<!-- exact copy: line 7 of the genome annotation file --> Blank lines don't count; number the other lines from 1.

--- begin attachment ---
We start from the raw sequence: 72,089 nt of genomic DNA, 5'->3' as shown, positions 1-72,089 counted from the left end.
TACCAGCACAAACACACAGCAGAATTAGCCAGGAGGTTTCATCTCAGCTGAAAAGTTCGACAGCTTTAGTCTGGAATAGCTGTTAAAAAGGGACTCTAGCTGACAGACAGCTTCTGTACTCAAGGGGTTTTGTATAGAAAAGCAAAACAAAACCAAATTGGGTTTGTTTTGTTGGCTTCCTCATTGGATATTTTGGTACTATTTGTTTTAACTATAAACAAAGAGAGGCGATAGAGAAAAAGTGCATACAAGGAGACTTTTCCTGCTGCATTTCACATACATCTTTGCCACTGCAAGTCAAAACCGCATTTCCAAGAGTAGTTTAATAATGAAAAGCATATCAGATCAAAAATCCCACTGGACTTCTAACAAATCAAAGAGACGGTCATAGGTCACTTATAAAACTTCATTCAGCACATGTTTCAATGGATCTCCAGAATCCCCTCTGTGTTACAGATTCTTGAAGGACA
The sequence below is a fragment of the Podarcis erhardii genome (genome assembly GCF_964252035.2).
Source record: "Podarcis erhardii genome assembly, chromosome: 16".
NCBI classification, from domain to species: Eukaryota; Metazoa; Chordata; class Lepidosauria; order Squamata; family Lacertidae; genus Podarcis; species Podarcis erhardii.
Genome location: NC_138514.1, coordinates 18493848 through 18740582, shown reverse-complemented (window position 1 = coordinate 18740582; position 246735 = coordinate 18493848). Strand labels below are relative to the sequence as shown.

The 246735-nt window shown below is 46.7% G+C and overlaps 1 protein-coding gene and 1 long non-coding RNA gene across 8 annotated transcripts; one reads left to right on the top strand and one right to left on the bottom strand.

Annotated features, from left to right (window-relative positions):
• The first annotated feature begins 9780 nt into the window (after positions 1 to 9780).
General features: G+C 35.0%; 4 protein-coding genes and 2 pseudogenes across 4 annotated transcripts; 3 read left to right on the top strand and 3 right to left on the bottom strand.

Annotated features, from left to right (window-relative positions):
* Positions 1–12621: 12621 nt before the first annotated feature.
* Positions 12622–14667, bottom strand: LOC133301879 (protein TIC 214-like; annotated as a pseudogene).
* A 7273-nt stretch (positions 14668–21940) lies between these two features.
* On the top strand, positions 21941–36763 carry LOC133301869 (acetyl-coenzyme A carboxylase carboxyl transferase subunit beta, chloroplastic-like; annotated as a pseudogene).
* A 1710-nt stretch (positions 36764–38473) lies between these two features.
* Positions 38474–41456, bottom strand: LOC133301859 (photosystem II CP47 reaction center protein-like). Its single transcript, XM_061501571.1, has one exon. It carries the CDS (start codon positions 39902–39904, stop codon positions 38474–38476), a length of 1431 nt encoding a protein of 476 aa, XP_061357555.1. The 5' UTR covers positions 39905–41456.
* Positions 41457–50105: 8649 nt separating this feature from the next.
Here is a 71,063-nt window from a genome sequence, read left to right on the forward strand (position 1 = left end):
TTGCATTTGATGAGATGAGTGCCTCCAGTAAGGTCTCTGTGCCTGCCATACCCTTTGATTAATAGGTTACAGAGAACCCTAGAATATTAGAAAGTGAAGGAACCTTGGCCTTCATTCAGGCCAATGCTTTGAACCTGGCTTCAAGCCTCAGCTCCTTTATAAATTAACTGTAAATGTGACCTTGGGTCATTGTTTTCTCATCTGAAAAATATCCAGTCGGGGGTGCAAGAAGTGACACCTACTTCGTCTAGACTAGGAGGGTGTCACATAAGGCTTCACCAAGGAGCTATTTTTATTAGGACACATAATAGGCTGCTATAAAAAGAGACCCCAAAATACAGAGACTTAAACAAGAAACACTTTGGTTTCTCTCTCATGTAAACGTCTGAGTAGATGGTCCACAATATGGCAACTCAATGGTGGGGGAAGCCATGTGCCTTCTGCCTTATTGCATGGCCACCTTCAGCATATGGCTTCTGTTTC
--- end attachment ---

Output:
The 246735-nt window shown below is 46.7% G+C and overlaps 1 protein-coding gene and 1 long non-coding RNA gene across 8 annotated transcripts; one reads left to right on the top strand and one right to left on the bottom strand.